Ichiro retirement: Unwavering focus and tension
Backstories

Ichiro retirement: Unwavering focus and tension

    Ichiro Suzuki was confident about making his Major League Baseball debut in the United States. He had a perfect record as a professional baseball player in Japan.

    There were voices of doubt from American media and baseball fans about his ability to compete in the Major League. But they were silenced right off the bat, as Ichiro showed remarkable skill.

    Ichiro, as a major leaguer, made me change both my approach and base as a sports reporter. Being able to cover him from shortly after his MLB debut was a hugely valuable experience that I am truly grateful for.

    An elusive star

    Ichiro joined Major League Baseball at the beginning of the 2001 season. Right from his debut, he gave a spectacular performance, and it was actively covered by the media.

    Back then, I was in charge of covering Japanese professional baseball. But in July 2001, my boss ordered me to make an extended business trip to the United States to report on Ichiro.

    The trip was about five months long, until the end of the 2001 season. It was the first time for me to go on such a long business trip. Although I had covered major league games several times before, all of my previous trips were quite short.

    After arriving in Seattle, I found that lots of newspapers and wire services were eager to cover the Seattle Mariners. I remember that there were as many as 50 reporters at each game during Ichiro's first year there.

    The MLB allows reporters to enter its players' locker rooms for a certain period of time before and after a game so that reporters can interview its players.

    After a game, the reporters first go to the managers' rooms to listen to what they have to say about the game that has just ended. They then move on to the locker rooms.

    It was very difficult to interview Ichiro in the locker room. Management may have taken steps to prevent trouble, as there was always a big crowd of Japanese reporters which could get in the way of the local media.

    Strict with media

    During Ichiro's debut season, it was extremely difficult to get comments from Ichiro on video.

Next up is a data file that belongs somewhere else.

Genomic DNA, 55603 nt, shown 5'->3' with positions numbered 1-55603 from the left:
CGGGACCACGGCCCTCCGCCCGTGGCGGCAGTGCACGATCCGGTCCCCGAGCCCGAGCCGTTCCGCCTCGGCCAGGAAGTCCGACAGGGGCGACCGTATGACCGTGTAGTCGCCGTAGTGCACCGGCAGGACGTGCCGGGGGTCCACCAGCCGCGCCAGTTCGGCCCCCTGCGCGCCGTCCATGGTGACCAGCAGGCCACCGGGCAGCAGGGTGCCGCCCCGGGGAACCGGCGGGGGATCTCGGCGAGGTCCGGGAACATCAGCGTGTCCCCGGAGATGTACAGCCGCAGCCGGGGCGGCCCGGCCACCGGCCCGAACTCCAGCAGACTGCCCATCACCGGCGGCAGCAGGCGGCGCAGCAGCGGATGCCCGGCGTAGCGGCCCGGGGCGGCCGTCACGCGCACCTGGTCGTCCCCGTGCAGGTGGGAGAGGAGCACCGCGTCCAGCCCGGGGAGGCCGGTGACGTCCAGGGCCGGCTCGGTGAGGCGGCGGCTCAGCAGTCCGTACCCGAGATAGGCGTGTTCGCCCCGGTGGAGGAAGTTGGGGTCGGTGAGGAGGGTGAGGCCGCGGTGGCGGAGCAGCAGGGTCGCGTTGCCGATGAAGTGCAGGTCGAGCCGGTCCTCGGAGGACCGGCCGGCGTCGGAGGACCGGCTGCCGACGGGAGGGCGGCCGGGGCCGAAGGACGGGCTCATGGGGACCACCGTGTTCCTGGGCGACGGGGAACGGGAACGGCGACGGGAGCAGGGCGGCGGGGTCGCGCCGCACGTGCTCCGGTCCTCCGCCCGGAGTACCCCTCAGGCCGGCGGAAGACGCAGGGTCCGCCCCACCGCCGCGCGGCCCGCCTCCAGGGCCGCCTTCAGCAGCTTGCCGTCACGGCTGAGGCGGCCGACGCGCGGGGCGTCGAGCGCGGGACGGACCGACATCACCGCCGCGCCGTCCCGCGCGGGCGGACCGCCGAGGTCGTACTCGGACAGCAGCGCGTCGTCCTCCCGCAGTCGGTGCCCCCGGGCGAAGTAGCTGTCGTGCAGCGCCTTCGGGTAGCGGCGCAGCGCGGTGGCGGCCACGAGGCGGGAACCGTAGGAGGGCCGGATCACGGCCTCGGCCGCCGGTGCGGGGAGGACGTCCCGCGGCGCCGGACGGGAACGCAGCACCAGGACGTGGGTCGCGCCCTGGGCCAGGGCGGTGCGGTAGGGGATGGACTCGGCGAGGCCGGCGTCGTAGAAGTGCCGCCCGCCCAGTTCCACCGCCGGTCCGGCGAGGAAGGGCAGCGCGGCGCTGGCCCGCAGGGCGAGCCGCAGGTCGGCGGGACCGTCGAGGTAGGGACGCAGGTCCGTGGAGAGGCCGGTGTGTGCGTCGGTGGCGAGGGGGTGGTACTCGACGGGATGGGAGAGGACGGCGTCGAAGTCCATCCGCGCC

We tried to get his voice wherever we could. Sometimes, it would be in front of his locker room, and other times, it would be in the interview room at the ballpark. The location varied, but one thing never changed -- the tension that continued throughout the interview.

    Ichiro listened very carefully to our questions. When he didn't fully understand what we meant, he would ask us to repeat it.

    What's more, he was and is still quite strict about questions he is asked. At the news conference announcing his retirement earlier this month, for example, he said such things as, "Is that question necessary?" and "I don't think it'd look very cool if I explained it in detail."

    I was one of the reporters at the news conference. I made a huge effort to prepare my questions beforehand with the best wording, using all of my knowledge. I believed there was only a one-in-a-million chance to get his true thoughts and feelings on video.

    Trained by Ichiro

    For interviews at the end of the season, we were most interested in how Ichiro assessed his standings. But we couldn't just comment about him achieving 200 hits every season. Since baseball is a team sport, we also had to gather information about the team and Ichiro's position and role within it. Because of this, we had to extract a lot of information from him in a limited time.

    Ever since being assigned to Ichiro, I have had many opportunities to cover and interview other athletes. It is to no small degree that I owe this to the training I received from Ichiro's press conferences.

    Early-dawn conference

    On the early morning of March 22nd, Ichiro held a news conference announcing his retirement. I think the viewers who realized how carefully the reporters were choosing the wording of their questions can imagine the tension in the room. The conference lasted nearly 90 minutes despite being held at early dawn. I felt that his attitude and careful responses to all of the questions, despite being exhausted from his game, was Ichiro's way of showing his appreciation to Japanese fans,

    NHK creates Seattle bureau to cover Ichiro

    Ichiro won numerous awards in 2001, becoming batting champion, stolen base champion, Rookie of the Year and MVP. In the following year, NHK set up a branch office in Seattle. It is no exaggeration to say the office was established for Ichiro. We attracted attention with our successive news coverage of Ichiro's success and other Japanese MLB players.

    Other Japanese TV stations and newspapers dispatched special correspondents or reporters to cover the Seattle Mariners' games held throughout the US. We would take an airplane once every three days to report on their away games.

    Sports reporting has not changed much since then, even with the emergence of other Japanese MLB players including Hideki Matsui, Kazuo Matsui, Masahiro Tanaka and Shohei Otani. It was Ichiro who contributed to the creation of branch offices and the MLB reporting style.

    Ichiro's last day

    This February, I went to Arizona for a vacation to see the Seattle Mariners' spring training camp. It was my first time in 12 years to see a live spring training game, and Ichiro was in the starting lineup. Fans roared over Ichiro's RBI hit, even though it wasn't his best. Ichiro managed just one more hit after this game.

    In the two opening series games in Japan, Ichiro ended hitless and put his bat down.

    While I knew this day would come, I became emotional about its arrival. Ichiro was taken out of the game, but fans continued to cheer while he walked off the field. He then embraced his teammates. It was time for the historic major leaguer, to leave.